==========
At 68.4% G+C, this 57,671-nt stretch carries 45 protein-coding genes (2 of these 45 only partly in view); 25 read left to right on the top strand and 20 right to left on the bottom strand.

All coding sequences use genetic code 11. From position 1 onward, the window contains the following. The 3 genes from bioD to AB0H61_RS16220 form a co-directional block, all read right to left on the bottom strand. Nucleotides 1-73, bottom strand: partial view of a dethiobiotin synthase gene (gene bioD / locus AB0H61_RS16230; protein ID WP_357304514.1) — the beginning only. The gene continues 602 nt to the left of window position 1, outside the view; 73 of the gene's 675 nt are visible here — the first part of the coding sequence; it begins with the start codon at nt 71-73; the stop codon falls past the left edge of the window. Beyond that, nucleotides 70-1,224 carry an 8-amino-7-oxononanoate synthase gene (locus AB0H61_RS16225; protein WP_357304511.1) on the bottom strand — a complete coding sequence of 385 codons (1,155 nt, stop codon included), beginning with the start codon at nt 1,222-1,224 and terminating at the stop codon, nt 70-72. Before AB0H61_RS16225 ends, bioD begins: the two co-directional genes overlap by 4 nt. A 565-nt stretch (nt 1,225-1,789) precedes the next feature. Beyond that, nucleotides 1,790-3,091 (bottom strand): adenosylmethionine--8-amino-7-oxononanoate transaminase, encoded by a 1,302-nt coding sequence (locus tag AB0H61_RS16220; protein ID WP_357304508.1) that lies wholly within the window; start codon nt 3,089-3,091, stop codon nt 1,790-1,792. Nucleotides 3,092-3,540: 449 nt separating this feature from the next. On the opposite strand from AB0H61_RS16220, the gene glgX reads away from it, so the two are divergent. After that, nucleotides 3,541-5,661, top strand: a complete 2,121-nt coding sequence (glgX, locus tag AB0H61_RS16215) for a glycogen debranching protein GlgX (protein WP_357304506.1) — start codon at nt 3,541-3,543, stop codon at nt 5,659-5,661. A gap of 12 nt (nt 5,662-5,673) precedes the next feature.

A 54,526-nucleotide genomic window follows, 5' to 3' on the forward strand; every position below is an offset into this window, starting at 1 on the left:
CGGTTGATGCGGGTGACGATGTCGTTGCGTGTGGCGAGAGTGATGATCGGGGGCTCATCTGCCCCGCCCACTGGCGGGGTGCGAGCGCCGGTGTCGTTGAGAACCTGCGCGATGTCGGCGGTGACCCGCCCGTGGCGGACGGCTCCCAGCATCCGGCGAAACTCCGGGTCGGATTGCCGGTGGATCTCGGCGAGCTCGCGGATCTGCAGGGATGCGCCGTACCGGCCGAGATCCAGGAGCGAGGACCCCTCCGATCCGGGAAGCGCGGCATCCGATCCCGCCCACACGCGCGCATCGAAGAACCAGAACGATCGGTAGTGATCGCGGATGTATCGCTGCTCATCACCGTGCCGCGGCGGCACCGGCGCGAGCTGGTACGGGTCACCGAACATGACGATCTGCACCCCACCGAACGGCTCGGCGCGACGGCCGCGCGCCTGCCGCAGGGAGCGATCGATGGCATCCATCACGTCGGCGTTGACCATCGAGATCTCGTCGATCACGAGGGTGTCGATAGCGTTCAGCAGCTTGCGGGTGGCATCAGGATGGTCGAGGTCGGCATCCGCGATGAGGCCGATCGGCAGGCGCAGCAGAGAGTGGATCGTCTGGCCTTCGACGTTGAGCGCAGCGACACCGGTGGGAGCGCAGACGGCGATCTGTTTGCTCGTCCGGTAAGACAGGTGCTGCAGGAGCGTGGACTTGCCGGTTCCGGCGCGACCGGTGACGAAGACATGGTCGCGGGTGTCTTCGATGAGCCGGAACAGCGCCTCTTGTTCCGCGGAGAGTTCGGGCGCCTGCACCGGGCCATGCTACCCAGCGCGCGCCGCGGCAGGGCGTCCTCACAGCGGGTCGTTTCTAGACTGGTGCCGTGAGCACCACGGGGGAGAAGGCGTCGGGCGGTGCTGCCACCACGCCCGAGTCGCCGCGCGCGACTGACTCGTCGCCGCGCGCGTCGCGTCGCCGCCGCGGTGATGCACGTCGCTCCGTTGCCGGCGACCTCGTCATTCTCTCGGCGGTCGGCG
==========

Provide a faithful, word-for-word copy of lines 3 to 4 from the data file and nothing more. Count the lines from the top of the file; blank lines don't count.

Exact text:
A 54,526-nucleotide genomic window follows, 5' to 3' on the forward strand; every position below is an offset into this window, starting at 1 on the left:
CGGTTGATGCGGGTGACGATGTCGTTGCGTGTGGCGAGAGTGATGATCGGGGGCTCATCTGCCCCGCCCACTGGCGGGGTGCGAGCGCCGGTGTCGTTGAGAACCTGCGCGATGTCGGCGGTGACCCGCCCGTGGCGGACGGCTCCCAGCATCCGGCGAAACTCCGGGTCGGATTGCCGGTGGATCTCGGCGAGCTCGCGGATCTGCAGGGATGCGCCGTACCGGCCGAGATCCAGGAGCGAGGACCCCTCCGATCCGGGAAGCGCGGCATCCGATCCCGCCCACACGCGCGCATCGAAGAACCAGAACGATCGGTAGTGATCGCGGATGTATCGCTGCTCATCACCGTGCCGCGGCGGCACCGGCGCGAGCTGGTACGGGTCACCGAACATGACGATCTGCACCCCACCGAACGGCTCGGCGCGACGGCCGCGCGCCTGCCGCAGGGAGCGATCGATGGCATCCATCACGTCGGCGTTGACCATCGAGATCTCGTCGATCACGAGGGTGTCGATAGCGTTCAGCAGCTTGCGGGTGGCATCAGGATGGTCGAGGTCGGCATCCGCGATGAGGCCGATCGGCAGGCGCAGCAGAGAGTGGATCGTCTGGCCTTCGACGTTGAGCGCAGCGACACCGGTGGGAGCGCAGACGGCGATCTGTTTGCTCGTCCGGTAAGACAGGTGCTGCAGGAGCGTGGACTTGCCGGTTCCGGCGCGACCGGTGACGAAGACATGGTCGCGGGTGTCTTCGATGAGCCGGAACAGCGCCTCTTGTTCCGCGGAGAGTTCGGGCGCCTGCACCGGGCCATGCTACCCAGCGCGCGCCGCGGCAGGGCGTCCTCACAGCGGGTCGTTTCTAGACTGGTGCCGTGAGCACCACGGGGGAGAAGGCGTCGGGCGGTGCTGCCACCACGCCCGAGTCGCCGCGCGCGACTGACTCGTCGCCGCGCGCGTCGCGTCGCCGCCGCGGTGATGCACGTCGCTCCGTTGCCGGCGACCTCGTCATTCTCTCGGCGGTCGGCG